So when Barack Obama was elected President, and soon put in place an economic team consisting of former Clintonites and Rubinites, I and other HLS classmates weren’t all too surprised by what followed. We saw those promises of hope and change as empty banalities, rather than the transitional political program many Obama supporters had voted for. It’s a fairly straight line from the rhetoric of the 2008 election, through the many policy disappointments–failure to close Guantanamo, the inadequate stimulus program, continued hawkish foreign policy, the foreclosure crisis, the growth and consolidation of already too big to fail banks, rampant accounting control fraud, no accountability in the C suite, the false promise of Obamacare, the horror of the unaccountable drone program–to this 2016 train wreck of an election. You can only disillusion people so much, and you then end up with what we have: two widely loathed major presidential candidates.
I first discovered Naked Capitalism in 2007 as the financial crisis started to fester. And I had the pleasure of first meeting Yves a couple of years later. I’ve been content to lurk on the site without commenting for years, reading posts and the excellent comment threads, with Yves either crossposting or publishing the occasional article I’d co-authored. Naked Capitalism has long been part of my daily routine– it’s usually the first thing I look at in the morning, for its essential links feature. And it’s often the last thing I look at at night. More recently, I’ve been honored to be asked to contribute more original writing to the site, as well as compile links and do other site DJ tasks.
Naked Capitalism is the antithesis of the Obamamometer. It covers topics that the mainstream media generally either ignore or gloss over. And not only does Naked Capitalism cover them, but it does so rigorously and analytically, focusing on arguments, and evidence, and seeing beyond personalities and mere rhetoric. I’ve long marvelled at how a small website, thinly staffed, can provide insightful coverage that much larger media organizations miss. Now seeing things at closer quarters, I’m even more amazed at the quality of coverage Yves, Lambert, and other regular and occasional contributors turn out.
Crucial to the success of this site is the commentariat, the regular readers who read posts carefully and take time to comment. They’re attuned to skewering weak arguments and eviscerating analytical flaws. I know from experience, the commentariat forces contributors to think about posts deeply and to post their very best work.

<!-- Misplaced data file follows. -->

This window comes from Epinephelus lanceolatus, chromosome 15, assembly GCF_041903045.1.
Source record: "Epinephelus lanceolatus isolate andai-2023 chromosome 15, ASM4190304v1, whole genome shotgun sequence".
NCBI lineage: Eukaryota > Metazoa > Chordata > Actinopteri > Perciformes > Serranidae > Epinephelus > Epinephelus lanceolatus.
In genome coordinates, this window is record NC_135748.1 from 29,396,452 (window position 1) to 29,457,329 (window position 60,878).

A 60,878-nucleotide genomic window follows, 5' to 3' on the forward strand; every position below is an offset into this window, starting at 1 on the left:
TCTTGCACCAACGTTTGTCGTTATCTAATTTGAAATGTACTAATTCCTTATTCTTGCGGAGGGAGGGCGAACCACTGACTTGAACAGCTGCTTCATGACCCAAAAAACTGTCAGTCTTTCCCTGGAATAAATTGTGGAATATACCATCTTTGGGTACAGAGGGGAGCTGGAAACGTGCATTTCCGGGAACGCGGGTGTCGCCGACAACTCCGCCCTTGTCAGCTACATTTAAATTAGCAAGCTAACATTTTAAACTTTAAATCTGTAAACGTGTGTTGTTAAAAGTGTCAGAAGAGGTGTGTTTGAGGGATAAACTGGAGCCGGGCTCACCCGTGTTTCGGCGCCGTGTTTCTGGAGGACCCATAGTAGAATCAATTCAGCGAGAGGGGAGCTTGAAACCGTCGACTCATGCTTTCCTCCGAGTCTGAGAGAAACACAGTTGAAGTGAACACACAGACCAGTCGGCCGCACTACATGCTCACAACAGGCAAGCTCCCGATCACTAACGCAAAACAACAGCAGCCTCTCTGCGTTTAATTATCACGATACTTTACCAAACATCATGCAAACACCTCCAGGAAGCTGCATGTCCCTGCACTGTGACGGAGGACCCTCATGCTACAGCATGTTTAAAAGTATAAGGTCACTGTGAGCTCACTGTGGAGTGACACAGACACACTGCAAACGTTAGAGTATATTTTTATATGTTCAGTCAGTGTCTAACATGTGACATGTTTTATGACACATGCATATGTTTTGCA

Keeping this community going requires funding. And that’s where you can help. The more you can contribute, the greater will be Naked Capitalism’s ability to continue to produce the coverage you expect.
So, don’t be an Obamamometer. Reject sloppy thinking. Eschew the conventional wisdom.
Please contribute whatever you can to support what Naked Capitalism provides: critical thinking and focused analysis, giving no quarter. Any amount helps. If you can give a little, give a little. If you can give a lot, give a lot. Whether that’s $5, $50, or $5000, visit the Tip Jar, to learn how to to donate by check, credit, debit card, or Pay Pal.
And if you prefer to send a check, drop Yves an email at yves@nakedcapitalism. Put “Check is in the mail” in the subject line and tell her how much is en route so she can include your contribution in her running tally.
We’re entering especially dark times, whoever gets elected next month. This scorched earth campaign is going to leave the next likely President– whether it be Clinton or Trump– gravely wounded. I worry deeply about what lies ahead. We need Naked Capitalism to help us see our way. And you, regular readers, by giving whatever you can, can help make it possible for the site to continue to promote the very best in independent and critical thinking.